Knapp's proposal would change the review process when an owner objects. The site would have to meet at least three criteria for historic designation instead of one, and designation would require the votes of four of five members of the Planning Board instead of three. The measure would delete "high artistic value" as a category for protecting a property, a criterion Knapp considers "highly subjective."
Julia H. Miller, special counsel to the National Trust for Historic Preservation, said that regulations in other communities consider an owner's perspective but that Montgomery's proposal is unusual in its creation of a separate, more stringent review. In general, she said, property owners "tend to object to designation because they would prefer not to be regulated."
For five years, the Duvalls have fought efforts to include their farm in the county's preservation program. To county planners, the collection of farm buildings is "an outstanding early farmstead" that is significant historically and architecturally. To Duvall, who is 90, the farm "is no rarity." He said: "There's nothing historical about it. It is just old."
Duvall began running the farm in 1933, when he was 14 and lost his father. He now rents the land to local farmers. But most of the structures, which have sat unused for more than 15 years, are like skeletons. Tree roots and termites have invaded the farmhouse foundation, and wood slats are peeling off the sagging corncrib. Duvall wants to tear down the two-story white farmhouse to build a home for his grandson. Instead, as part of a process, he is required to keep the unstable buildings standing, which comes with a cost: $3,000 one year to paint the roof; $1,500 another year to shore up the porch. The stress, Duvall said, has led to sleepless nights and exacerbated his high blood pressure.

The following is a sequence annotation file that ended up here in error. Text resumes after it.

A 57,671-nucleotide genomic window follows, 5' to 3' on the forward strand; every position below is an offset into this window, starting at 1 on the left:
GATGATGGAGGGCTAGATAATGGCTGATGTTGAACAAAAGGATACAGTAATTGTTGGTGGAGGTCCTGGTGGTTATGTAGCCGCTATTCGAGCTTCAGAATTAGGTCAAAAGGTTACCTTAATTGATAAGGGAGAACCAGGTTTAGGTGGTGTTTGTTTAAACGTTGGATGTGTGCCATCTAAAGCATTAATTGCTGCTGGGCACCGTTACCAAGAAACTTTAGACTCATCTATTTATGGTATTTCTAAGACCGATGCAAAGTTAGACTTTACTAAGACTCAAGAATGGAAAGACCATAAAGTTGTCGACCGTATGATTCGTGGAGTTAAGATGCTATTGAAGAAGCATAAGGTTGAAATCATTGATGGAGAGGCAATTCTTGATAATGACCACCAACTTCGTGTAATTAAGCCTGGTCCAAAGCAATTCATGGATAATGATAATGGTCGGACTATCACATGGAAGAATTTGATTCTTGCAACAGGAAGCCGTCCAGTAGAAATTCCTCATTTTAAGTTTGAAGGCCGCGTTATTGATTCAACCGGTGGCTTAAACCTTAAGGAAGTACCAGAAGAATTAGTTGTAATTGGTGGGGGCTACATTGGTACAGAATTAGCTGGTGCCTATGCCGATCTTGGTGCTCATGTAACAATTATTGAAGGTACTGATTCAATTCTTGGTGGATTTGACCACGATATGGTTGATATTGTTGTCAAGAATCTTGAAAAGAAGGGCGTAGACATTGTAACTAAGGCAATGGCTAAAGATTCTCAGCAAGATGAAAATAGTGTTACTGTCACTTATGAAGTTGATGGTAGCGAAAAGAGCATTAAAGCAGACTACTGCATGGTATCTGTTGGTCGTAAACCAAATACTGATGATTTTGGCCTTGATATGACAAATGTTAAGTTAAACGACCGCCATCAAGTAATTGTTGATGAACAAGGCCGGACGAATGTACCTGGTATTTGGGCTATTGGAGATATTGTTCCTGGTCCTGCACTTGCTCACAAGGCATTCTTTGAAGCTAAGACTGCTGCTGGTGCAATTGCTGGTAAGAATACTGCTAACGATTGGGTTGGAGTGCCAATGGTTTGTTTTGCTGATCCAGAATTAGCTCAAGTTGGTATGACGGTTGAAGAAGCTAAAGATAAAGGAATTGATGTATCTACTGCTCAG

Last year, the family won a minor victory when the council initially voted not to include the farm on the list of protected properties. But the council left the property -- and the family -- in limbo by deciding to retain the farm on a separate index that targets potentially significant sites. If Duvall wanted to demolish or substantially change the buildings, he would have to start the review process over.
Twenty miles to the west, another longtime farming family offers a different view. Kapsch lives in a historic home from the 1700s and fears that Knapp's proposal would lead to the loss of hundreds of historic sites because of a decision by one owner at one point in time.
Kapsch, a former county planner for historic preservation who raises alpacas, said local and state laws provide flexibility to modernize historic buildings, not treat them like museums. The original master bedroom in her house is now the kitchen, and state tax credits can help cover the cost of installing air-conditioning and heating.
Like most farmers, Kapsch said her family does not like to be told what it can or cannot do with its land. But, she said, three-dimensional history is irreplaceable. "You don't have the smell, you don't have the texture," she said. "That will absolutely be lost."